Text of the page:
“And it wasn’t just Columbia,” said David DeWitt, Clemson Extension’s area row crop agent for Lee, Sumter and Kershaw counties. “Heat was a problem pretty much everywhere. With all these 100-degree days, it’s hard to make a crop. Corn is trying to pollinate. Cotton is trying to hold onto its blooms. When the heat is that intense and there are no rain showers to cool things off a bit, it’s just amazing that the plants are able to survive at all, much less produce anything.”

It is ironic that this summer’s dry conditions were immediately preceded by a period of above-average rainfall. It was as if the drought, well, fell from the sky.

The worst in 15 years

“We had a wet winter that extended into March and April,” DeWitt said. “In fact, it was so wet, a lot of our corn acreage didn’t even get planted. And then we came to the end of April and the rain just stopped. In Darlington, Lee and Sumter counties, we received no rain — that’s zero tenths — from April 22 all the way through June.

“This is probably as widespread of a drought as we’ve had in more than 15 years,” he said. “And it’s had an unusual feel. Scattered pockets have received rain, but it’s as if Mother Nature drew lines that the rain couldn’t cross. I’ve had farmers tell me that one side of their field got rain and the other side didn’t. They’re looking at 600 pounds of cotton per acre on one end and 200 pounds on the other.”

As if this weren’t bad enough, commodity prices for most crops are way down this year. And the few growers who managed to produce yields of relatively high quantity are likely to see decreases in the quality of some of their crops, as well.

“With cotton, excessive heat reduces fiber quality as well as yield,” said Mike Jones, Extension’s statewide cotton specialist and an associate professor of agronomy at Clemson. “The plants are under stress and don’t grow like they’re supposed to. They’re trying to conserve moisture and don’t absorb enough nutrients. The bolls don’t open properly, which makes the crop really difficult to harvest. Plus, a lot of cotton drops to the ground, where it can’t be picked up. Growers are going to be leaving a lot of cotton out there. It’s not an ideal situation, to say the least.”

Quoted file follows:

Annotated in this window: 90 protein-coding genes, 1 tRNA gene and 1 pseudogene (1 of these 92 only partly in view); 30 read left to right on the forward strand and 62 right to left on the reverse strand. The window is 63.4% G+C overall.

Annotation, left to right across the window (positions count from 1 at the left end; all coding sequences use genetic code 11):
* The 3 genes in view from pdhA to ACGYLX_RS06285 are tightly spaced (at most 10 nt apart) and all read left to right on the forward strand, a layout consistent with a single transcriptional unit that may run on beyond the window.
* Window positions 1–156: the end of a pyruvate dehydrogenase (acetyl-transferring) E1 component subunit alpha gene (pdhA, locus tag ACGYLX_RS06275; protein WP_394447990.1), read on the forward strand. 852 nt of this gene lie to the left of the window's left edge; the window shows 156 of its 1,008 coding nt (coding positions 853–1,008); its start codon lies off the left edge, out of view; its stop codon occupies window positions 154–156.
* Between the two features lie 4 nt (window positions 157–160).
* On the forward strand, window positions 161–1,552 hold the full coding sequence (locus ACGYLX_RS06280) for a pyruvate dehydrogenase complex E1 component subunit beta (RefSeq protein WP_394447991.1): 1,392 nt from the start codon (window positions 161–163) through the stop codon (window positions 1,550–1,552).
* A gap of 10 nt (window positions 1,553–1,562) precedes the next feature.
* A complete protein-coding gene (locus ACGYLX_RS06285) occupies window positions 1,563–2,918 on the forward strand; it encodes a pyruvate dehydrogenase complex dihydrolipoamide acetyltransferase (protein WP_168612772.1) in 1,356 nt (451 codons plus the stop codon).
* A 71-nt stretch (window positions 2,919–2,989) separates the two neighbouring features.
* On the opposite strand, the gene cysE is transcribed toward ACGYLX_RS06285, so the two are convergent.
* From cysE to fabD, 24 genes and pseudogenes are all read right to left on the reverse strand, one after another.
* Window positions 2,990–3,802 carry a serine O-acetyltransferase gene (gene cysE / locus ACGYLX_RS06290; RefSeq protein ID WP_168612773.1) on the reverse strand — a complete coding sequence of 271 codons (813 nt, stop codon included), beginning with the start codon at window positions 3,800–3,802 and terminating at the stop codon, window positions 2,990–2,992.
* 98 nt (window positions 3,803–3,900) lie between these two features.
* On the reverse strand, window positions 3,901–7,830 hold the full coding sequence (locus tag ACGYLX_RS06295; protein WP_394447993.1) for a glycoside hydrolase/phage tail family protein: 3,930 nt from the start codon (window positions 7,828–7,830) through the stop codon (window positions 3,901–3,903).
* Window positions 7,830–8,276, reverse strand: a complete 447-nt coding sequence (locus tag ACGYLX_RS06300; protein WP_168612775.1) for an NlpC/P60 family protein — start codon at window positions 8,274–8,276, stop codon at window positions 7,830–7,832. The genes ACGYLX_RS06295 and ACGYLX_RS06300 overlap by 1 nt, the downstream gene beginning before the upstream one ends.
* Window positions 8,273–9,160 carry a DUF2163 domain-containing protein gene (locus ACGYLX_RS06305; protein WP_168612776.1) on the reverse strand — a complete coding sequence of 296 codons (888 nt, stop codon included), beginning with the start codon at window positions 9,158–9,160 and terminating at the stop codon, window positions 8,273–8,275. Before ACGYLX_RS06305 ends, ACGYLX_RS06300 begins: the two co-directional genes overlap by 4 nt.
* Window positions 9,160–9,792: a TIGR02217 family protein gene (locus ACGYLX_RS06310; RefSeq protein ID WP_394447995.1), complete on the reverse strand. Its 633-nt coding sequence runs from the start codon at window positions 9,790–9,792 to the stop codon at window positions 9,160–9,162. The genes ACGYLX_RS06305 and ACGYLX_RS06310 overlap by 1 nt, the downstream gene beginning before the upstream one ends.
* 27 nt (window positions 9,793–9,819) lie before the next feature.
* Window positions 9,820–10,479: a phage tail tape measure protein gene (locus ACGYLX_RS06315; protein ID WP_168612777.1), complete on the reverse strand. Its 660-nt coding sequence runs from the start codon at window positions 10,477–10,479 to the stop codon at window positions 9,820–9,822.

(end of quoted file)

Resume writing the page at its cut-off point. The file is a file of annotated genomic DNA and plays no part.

“Peanuts are really suffering, too,” DeWitt said. “Over the past few years, farmers have been averaging about two tons. This year we’re looking at some that will average less than a ton. And the dry, hot weather also introduces diseases and insect pressure that we wouldn’t have in a normal year, which further reduces yield. There’s just no way around it. Bad weather makes everything more difficult.”

To make matters worse, another potential problem is looming like a dark cloud. The climate phenomenon called El Niño, which is predicted to be unusually severe from late autumn through Spring 2016, is set to arrive at least a day late and a dollar short. The widespread effects of El Niño, which result from warming of tropical portions of the eastern Pacific Ocean, typically reduce the severity of hurricane season, but increase the winter and spring rainfall in the Carolinas. Though this would wash away any remnants of the drought, it could also induce heavy downpours that would hamper some of 2015’s remaining harvests.

“Farmers should be aware that if a window of opportunity opens to harvest, they should go ahead and do it,” said Jose Payero, Extension’s statewide irrigation specialist. “They shouldn’t sit around and wait, because excessive rainfall from El Niño could close the window for good.”